Remarkable Colcestrians - Dylan B. Christopher

Did you know Colchester has its very own Overture? We really do! We talk to the remarkable Colcestrian who composed the unique and original composition for symphony orchestra - the sharp-suited musician, composer & teacher that is Dylan B. Christopher.

We would love for you to tell us about yourself, Dylan.

I am a freelance pianist, self-employed music tutor, and classical composer living in Colchester.

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How did you end up living in Colchester?

I came to Colchester in 2007 to study at Colchester Institute. Originally from Rainham, Greater London, I came to study here under the advice of my sixth-form teacher Sue Rowley.

Colchester Institute had a good reputation for music; several teachers at my school either studied there or knew someone who did. At the time I was not sure what I wanted to do with my life, but I was sure of one thing, it would involve music.

Since I arrived almost a decade ago, I have established myself as a musician and tutor, setting up my business with my wife Samantha; I cannot think of anywhere I would rather be.

How did you become a musician and composer?

I discovered music early, although not through the convention that most in my profession did. My family are avid non-musicians, with exception to my brother who also received lessons when he was younger.

He started lessons first; I would sit through his lessons, quietly, listening, and watching. Back then, the music was simple, but I liked the sound of it, and so I would listen carefully to what he played, working it out by ear later at home.

This happened a few times until on one occasion, my mother heard me rehearsing, mistaking my playing for my brother’s, which now retrospectively speaks volumes for his playing, and why he ultimately stopped receiving lessons! She enquired for me to start lessons.

I was four years old; I received piano lessons for most of my early life, with GCSE and A-level music coming later. The rest is history.

Flash forward to today and it does feel like a blink of an eye. Arriving in Colchester and attending three years of study at Colchester Institute is what truly shaped my career. My first year saw me perform in a number of recitals for the ‘Centre for Music and Performing Arts’ (CMPA).

The second year saw a win of the Cannon Jack Award for Solo Piano, and an awarded 2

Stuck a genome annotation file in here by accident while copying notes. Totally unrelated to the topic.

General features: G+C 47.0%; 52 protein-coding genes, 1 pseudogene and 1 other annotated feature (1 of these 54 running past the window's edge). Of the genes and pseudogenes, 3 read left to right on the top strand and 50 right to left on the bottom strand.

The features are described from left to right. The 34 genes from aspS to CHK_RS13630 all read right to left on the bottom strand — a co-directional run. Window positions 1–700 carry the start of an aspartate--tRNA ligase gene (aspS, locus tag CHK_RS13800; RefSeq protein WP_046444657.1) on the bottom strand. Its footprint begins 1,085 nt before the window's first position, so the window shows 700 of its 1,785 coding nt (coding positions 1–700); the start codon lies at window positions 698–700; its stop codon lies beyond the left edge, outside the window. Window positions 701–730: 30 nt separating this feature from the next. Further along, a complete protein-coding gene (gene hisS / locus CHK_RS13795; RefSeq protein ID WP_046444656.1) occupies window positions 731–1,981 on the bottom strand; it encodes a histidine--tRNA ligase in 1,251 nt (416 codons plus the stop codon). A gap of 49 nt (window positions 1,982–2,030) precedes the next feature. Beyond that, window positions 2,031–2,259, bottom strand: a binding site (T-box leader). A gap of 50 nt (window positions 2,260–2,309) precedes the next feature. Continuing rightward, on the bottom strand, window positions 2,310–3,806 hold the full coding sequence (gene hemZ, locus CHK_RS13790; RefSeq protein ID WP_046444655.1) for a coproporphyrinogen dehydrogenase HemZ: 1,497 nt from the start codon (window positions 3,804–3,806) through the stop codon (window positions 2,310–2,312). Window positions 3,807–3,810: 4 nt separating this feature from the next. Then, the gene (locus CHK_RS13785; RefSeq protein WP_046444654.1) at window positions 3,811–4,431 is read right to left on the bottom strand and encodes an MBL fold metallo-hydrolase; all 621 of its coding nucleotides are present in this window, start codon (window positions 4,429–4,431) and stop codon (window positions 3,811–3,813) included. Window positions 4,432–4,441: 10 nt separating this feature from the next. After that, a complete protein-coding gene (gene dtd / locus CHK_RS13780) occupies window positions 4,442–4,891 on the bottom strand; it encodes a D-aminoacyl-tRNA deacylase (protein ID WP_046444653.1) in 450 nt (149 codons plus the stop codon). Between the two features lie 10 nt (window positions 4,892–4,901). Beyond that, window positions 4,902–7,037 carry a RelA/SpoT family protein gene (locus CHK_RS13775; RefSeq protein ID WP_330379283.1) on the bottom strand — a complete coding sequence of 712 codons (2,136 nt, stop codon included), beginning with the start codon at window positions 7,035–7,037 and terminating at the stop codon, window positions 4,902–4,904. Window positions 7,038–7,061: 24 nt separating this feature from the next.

nd Place in the Roy Teed Cup for Composition. There were also chances to write music for visiting soloists. As a performance major, we were expected to perform weekly to our peers in workshops.

My third-year dissertation performance project really showed me what it was like. We had to organise a concert, which I did – for charity – enlisting supporting acts from my peers. I wrote music for them to perform, also performing some myself. The hall was packed, and we raised a decent amount.

I think I always knew that I wanted to be a musician, but it was in that moment during my dissertation recital that it was confirmed. Many people I studied with no longer pursue a professional career in music, which is not uncommon. However, today, I teach over 50 learners each week from my home in Colchester. I give at least two public recitals a year, and I write music daily some of which I publish on my website.

You know that feeling that you get when it is Christmas morning, and you cannot wait to see what gifts you have? That is my life; every day, I wake up and ask, what music can I make today?

What inspired you to write the Colchester Overture?

It’s simple really; I love Colchester. I have so many fond memories of the town that I had to commemorate it in a piece of music. It is my first real symphonic work; there were sketches and exercises, but this was the first project that I was really happy with.

Music works like a time capsule; in years to come, when I listen to it, it will invoke all the feelings, thoughts and emotions that I felt the first time I heard it. I hope that others can share my joy, and will feel happy when they hear it also.

What audience do you hope to reach?

I don’t want to exclude anyone, there is enough of that around right now. My music is for anyone and everyone who is willing to listen to it. I do not discriminate.